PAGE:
Assess the needs of your development team or consider augmenting it

Evaluate the level of expertise and experience within your development team. If you have a team of experienced developers, Angular could be worth considering as it offers more features and scalability than React. However, if your developers are new to web development, they might find React easier to learn and implement. Importantly, following Angular’s established best practices makes integrating new developers into the team or collaborating on projects remotely easier.

Whether it’s a simple, user-facing website or a feature-rich complex application, *instinctools offers experienced developers with both Angular and React who are ready to assist you on your current or ongoing project. 

Take into account the project timeline

If you are aiming to develop the application quickly, then React might be a better choice as it is usually simpler and faster to build with than Angular.

We understand that no two projects are the same, and our experienced consultants have the knowledge and expertise to advise you on which technology is best suited for your project.

Take advantage of our expertise in both Angular and React development

How our experience with Angular and React has shaped our projects 

At *instinctools, we have extensive experience in helping our clients develop successful web applications with both Angular and React. Here are some examples of projects we have implemented with each framework:


Energy trading platform for Lition 

Our experts developed an energy trading platform on blockchain that connects consumers directly with renewable energy producers. We used React along with around 10 other JavaScript frameworks to build a comprehensive, high-performant, and functionally-rich web application.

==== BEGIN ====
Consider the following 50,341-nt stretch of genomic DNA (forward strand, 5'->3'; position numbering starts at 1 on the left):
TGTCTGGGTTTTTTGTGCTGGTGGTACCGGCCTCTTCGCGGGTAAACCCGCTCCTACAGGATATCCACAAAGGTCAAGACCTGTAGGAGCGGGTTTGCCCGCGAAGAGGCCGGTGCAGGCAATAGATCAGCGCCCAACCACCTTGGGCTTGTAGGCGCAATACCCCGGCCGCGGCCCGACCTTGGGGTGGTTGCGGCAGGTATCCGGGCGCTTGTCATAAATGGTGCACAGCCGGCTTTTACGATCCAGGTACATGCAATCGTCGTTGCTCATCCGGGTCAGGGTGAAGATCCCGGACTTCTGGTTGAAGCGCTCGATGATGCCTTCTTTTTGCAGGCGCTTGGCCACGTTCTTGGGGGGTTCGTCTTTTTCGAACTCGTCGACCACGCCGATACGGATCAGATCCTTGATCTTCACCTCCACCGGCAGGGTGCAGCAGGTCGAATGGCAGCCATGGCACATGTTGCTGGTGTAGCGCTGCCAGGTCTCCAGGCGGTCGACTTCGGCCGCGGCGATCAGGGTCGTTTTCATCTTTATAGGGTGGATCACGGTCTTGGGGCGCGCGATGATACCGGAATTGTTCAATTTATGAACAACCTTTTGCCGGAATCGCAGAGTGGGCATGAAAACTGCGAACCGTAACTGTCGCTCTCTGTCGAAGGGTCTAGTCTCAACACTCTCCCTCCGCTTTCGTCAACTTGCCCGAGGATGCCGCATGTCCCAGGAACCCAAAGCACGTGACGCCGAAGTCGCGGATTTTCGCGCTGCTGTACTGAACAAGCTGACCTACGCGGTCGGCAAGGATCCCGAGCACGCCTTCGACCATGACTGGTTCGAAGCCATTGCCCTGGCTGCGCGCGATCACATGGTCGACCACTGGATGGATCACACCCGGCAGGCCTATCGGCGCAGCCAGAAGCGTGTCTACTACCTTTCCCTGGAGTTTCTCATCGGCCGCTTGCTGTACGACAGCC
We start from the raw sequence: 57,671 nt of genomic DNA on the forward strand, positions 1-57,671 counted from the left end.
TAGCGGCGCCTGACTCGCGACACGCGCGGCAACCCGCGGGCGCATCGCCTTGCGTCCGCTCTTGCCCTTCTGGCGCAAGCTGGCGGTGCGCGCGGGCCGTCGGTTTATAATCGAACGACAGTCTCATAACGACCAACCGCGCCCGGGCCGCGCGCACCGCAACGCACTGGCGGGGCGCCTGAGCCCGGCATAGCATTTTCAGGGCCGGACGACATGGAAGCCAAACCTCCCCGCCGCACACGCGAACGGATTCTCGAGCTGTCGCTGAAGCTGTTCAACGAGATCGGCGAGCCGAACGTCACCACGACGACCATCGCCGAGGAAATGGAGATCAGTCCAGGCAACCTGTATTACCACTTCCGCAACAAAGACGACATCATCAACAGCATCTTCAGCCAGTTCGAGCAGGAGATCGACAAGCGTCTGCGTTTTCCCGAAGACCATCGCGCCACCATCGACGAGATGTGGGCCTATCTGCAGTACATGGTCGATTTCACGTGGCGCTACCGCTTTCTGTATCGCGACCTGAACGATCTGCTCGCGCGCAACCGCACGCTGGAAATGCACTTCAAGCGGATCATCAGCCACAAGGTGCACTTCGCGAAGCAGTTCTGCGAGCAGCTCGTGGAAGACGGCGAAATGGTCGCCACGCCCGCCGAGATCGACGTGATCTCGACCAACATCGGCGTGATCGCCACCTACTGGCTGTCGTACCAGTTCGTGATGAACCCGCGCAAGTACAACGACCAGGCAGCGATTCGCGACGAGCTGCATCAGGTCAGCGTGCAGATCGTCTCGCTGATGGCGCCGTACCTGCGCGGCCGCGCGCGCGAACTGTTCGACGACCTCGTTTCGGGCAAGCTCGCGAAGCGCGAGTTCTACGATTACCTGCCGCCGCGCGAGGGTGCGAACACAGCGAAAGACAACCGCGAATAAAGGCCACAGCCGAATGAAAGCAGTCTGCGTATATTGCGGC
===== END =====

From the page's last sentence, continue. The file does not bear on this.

Odoo ERP implementation 

We created an ERP system for a streaming and media company that provides IP television services worldwide. We combined Odoo, a leading open-source business suite, with React to develop a sustainable and scalable software solution. This included an extensive data visualization system as well as seamless integration with third-party services.   


– CRM for Autograph Authentic 

Instinctools’ specialists built a web-based CRM solution using Angular along with the object-relational database system PostgreSQL for a marketing and promotions company. Thanks to easy-to-use interface, elaborate inventory management system, and comprehensive online bidding functionality, our client increased employees’ capacity and reduced their workload. 

LMS platform modernization 

We developed a cross-browser LMS application using Angular, which allowed users to manipulate multiple elements at the same time, export presentations as printable documents, and customize every asset. This high-performing web application enabled our customers to increase user loyalty and gain new users globally.